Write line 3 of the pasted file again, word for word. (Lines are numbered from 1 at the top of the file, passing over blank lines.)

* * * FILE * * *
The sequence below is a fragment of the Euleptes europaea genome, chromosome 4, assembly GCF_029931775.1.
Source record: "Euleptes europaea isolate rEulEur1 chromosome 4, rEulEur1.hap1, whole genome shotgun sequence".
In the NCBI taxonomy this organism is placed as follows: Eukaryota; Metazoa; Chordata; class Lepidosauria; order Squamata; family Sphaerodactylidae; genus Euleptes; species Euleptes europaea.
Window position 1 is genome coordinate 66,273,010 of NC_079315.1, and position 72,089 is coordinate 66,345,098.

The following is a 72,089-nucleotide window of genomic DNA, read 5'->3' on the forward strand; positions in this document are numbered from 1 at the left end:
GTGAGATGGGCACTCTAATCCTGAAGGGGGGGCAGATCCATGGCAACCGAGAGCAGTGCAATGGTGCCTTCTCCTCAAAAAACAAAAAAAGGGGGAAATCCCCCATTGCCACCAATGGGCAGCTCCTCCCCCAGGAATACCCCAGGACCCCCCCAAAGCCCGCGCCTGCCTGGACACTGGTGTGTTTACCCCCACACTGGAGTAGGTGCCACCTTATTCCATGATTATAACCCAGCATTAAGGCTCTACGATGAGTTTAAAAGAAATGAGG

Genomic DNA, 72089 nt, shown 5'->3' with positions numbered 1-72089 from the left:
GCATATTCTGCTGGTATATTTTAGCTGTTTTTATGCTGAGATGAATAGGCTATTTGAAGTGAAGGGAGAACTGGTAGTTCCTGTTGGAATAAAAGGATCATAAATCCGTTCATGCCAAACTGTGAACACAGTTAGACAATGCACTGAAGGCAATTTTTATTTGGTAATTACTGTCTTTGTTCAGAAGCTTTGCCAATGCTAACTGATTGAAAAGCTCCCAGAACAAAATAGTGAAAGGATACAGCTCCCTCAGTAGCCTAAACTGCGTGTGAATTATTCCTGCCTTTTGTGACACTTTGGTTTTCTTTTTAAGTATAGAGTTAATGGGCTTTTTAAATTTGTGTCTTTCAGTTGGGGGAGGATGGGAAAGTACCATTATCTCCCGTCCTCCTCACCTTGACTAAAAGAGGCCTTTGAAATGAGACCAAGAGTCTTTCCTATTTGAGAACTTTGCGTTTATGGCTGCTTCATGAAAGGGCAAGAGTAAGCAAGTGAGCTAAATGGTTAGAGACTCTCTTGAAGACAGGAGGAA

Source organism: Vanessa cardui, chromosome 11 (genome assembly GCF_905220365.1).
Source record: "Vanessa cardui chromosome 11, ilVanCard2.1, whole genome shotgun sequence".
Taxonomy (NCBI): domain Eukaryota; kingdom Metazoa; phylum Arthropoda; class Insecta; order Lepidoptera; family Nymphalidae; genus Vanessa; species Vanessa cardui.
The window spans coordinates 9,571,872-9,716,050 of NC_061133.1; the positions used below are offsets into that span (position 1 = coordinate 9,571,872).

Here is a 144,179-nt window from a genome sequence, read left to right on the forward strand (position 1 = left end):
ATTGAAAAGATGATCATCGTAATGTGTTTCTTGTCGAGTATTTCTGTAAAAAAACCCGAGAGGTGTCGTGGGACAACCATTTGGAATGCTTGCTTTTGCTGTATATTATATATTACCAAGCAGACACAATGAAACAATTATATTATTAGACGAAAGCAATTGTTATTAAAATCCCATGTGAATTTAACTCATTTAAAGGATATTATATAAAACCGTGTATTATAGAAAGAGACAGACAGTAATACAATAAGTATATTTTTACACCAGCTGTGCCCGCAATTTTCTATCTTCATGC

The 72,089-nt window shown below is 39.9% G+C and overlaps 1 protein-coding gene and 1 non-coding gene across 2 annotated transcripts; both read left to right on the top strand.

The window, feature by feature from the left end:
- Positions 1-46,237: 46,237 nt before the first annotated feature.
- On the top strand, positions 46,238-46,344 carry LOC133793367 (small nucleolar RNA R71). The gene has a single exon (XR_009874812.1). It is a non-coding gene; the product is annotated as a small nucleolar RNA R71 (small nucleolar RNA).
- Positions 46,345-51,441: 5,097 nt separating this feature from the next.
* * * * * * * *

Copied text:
In the NCBI taxonomy this organism is placed as follows: Eukaryota; Metazoa; Chordata; class Lepidosauria; order Squamata; family Sphaerodactylidae; genus Euleptes; species Euleptes europaea.